whom I saw whose face was pitted by it was well into his thirties. For
    those who have visited Calcutta over a period of years, the signs of
    increasing prosperity are everywhere: far fewer rickshaws, for
    example, and practically no beggars. All the children who play cricket
    (about which Indians are fanatical), even in the most restricted of
    spaces, now have real bats and balls instead of equipment fashioned
    out of scraps of wood and cloth, as they did formerly. I should guess
    that India is by far the largest market for cricket bats in the world.

    Grass predicted that the old and gracious buildings of Calcutta would
    disappear and yield to hovels as the city grew ever poorer, ever more
    desperate. (He also seemed to think this was a good thing, because
    hovels were authentic. "Once back in Germany," he wrote, "[I] measure
    everything, myself included, by Calcutta.")

    Well, he was right about the disappearance of the gracious buildings,
    but quite wrong about the reasons for it. Next to the place I stayed
    in Calcutta was a wonderful old Indo-Palladian villa, literally
    falling into ruins before one's eyes. To enter it was to risk death by
    stucco. There was one protected tenant still living in it--I could
    watch her at night through the dilapidated shutters moving about in
    the crumbling interior--but the owner wanted the building to collapse
    utterly so that he could avoid the city's preservation regulations
    without having to pay too great a bribe to the regulators, and build a
    block of luxury apartments on the site instead. He would make a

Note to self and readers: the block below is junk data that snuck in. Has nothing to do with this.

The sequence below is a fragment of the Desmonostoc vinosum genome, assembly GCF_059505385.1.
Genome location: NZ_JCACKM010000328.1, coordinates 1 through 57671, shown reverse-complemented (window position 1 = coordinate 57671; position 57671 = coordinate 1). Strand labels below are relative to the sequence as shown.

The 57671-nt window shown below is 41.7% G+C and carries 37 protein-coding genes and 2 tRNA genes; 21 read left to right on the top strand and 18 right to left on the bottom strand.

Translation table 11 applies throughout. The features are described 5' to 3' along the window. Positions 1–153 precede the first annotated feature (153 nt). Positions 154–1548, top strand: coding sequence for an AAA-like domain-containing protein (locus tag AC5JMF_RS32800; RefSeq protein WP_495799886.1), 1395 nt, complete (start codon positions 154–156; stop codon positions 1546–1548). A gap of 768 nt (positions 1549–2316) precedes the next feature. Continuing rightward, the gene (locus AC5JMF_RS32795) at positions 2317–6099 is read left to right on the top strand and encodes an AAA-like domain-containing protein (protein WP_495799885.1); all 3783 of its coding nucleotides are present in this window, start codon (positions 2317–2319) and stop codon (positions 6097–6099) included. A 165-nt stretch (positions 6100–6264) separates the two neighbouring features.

fortune, even if it meant the city became even uglier. Increasing
    wealth, not poverty, now threatens to destroy the city's architectural
    heritage, a process that was started by demagogic pseudo-egalitarian

    Of course, there is no gain without loss. You don't have to be an
    inveterate anti-globalist to have reservations, mainly of an aesthetic
    nature, about India's headlong rush into modernity. Calcutta now has
    shopping malls, and its middle class can't wait to consume western
    gewgaws (usually manufactured by the cheap labor of the East) that are
    grossly inferior, aesthetically, to India's own traditional
    productions. One of the great pleasures of India used to be its
    comparative immunity to the cultural hegemony--to coin a phrase--of
    Anglo-American pop music, but not only does its own popular music
    increasingly approximate that horrible and savage noise, but its
    shopping malls positively throb with it. Sensitive Indians themselves
    are alarmed by the process, though they know that it is unstoppable